I think we all agree that the sandwich is named after the 4th Earl of Sandwich John Montagu (1718-1792). However, why exactly he gave his name to the snack is less certain. It is Edward Gibbon, author of The History of the Decline and Fall of the Roman Empire, who gives us the earliest evidence we have found so far for the word. In a journal entry of 1762 he writes: “I dined at the Cocoa Tree… That respectable body… affords every evening a sight truly English. Twenty or thirty… of the first men in the kingdom… supping at little tables… upon a bit of cold meat, or a Sandwich.”
John Montagu, 4th Earl of Sandwich (1718-1792)
However, it wasn’t until 1770 that we find an account of the word’s origin from a Frenchman, Pierre-Jean Grosley, who was a resident of London in 1765, a few years after Gibbon was writing about sandwiches in his diary. Here is the crucial passage in a 1772 translation:
“A minister of state passed four and twenty hours at a public gaming-table, so absorpt in play, that, during the whole time, he had no subsistence but a bit of beef, between two slices of toasted bread, which he eat without ever quitting the game. This new dish grew highly in vogue, during my residence in London: it was called by the name of the minister, who invented it.”
There are, however, other theories as to why Montagu gave his name to the sandwich. N.A.M. Rodger suggests in his 1993 biography of Montagu that it would have been a convenient snack for the Earl to eat whilst confined to his desk by parliamentary business and a correspondent to the Weekly Entertainer in 1803 tells the following story:
“About thirty-five years ago, the late Lord Sandwich consulted Dr. Glyn, of King's College, Cambridge, for a complaint in his stomach, who advised his lordship to abstain from butter, and to eat in its stead cold meat, unsalted, with his bread, and to eat it often and in small quantities... Lord Sandwich kept open house at his seat near Huntingdon... When chocolate, &c. was handed round as a noonday repast, plates of cold roast meat, between slices of bread, appeared, which his lordship strongly recommended, and called them Sandwiches.”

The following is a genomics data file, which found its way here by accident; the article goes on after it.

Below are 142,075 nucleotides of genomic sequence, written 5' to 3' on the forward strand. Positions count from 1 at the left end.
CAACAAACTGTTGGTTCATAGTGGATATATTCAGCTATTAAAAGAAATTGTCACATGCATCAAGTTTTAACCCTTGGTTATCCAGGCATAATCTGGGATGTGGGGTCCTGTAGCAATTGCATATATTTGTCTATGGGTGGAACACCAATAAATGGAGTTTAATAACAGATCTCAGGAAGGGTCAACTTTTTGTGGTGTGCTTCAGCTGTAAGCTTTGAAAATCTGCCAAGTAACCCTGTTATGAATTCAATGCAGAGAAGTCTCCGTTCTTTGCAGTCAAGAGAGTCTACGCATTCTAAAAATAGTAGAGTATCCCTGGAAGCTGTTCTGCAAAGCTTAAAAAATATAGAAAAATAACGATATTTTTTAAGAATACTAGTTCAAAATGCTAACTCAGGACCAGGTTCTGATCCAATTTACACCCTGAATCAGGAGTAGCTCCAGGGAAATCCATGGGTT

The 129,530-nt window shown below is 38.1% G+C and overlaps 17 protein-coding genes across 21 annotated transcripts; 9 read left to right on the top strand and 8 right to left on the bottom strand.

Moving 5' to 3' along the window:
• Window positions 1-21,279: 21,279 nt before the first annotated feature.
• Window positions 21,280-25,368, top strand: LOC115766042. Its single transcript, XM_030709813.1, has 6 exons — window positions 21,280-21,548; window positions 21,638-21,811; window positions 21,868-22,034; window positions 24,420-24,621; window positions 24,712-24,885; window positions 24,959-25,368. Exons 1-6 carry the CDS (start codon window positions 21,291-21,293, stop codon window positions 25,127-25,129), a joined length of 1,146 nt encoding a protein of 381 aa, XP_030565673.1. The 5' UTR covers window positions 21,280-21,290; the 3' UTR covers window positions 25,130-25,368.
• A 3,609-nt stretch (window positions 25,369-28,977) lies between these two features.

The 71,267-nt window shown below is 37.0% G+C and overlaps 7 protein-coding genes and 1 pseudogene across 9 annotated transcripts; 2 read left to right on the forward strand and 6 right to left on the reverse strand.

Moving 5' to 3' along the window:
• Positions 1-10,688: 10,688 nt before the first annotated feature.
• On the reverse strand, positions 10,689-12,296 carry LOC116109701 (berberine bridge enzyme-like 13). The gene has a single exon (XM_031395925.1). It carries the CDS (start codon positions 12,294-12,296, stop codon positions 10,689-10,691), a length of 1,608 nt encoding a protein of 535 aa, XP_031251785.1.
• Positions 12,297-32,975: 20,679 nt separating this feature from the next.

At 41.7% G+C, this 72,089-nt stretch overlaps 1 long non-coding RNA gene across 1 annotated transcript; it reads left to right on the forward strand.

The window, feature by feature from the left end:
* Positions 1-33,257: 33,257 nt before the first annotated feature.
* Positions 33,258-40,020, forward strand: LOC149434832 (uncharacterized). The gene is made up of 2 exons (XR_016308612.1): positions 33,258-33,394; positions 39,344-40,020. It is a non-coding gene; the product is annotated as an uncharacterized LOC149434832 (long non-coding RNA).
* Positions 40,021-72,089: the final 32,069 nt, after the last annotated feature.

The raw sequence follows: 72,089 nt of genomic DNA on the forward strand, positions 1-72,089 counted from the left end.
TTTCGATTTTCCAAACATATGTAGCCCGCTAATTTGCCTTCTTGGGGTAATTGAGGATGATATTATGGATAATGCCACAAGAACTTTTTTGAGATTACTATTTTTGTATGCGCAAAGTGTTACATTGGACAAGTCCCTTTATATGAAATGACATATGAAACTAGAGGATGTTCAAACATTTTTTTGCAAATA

However, coming back to the question, it is much harder to predict what sandwiches would have been called had John Montagu not come along. There is no shortage of candidates, though, as the English language has produced a number of words for various types of sandwiches, some more specific than others. Here are a few:
Piece. This is a regional word describing a portion of bread, eaten on its own rather than as part of a meal, or a sandwich. It is first recorded in the 17th century and thus predates the word ‘sandwich’.
Butty. A word from the north of England which originally referred to a slice of bread and butter (hence the name). It is now also used to refer to a sandwich as in ‘bacon butty’ and ‘chip butty’. The Oxford English Dictionary’s earliest evidence so far for the word is from 1855 where it appears in Elizabeth Gaskell’s North and South.
Sarnie. Another British word, arising in the 20th century. However, it would not have arisen independently of the word ‘sandwich’ as it is derived from a colloquial or regional pronunciation of that word’s first syllable. Other regional words based on variations of ‘sandwich’ include ‘sammie’, which is chiefly found in Australia and New Zealand and ‘sanger’, another Australian word.
Dodger. A 20th-century slang term for a piece of bread or a sandwich.
Submarine. A north American term for a sandwich made of a long roll split lengthways and filled with a variety of meats. Also known as a ‘sub’. Our earliest evidence for ‘submarine’ on its own in this sense is from 1949. ‘Submarine sandwich’ is first recorded in 1940.
Hoagie. A U.S. word, of unknown origin, for a submarine sandwich. Our earliest evidence so far is from 1967.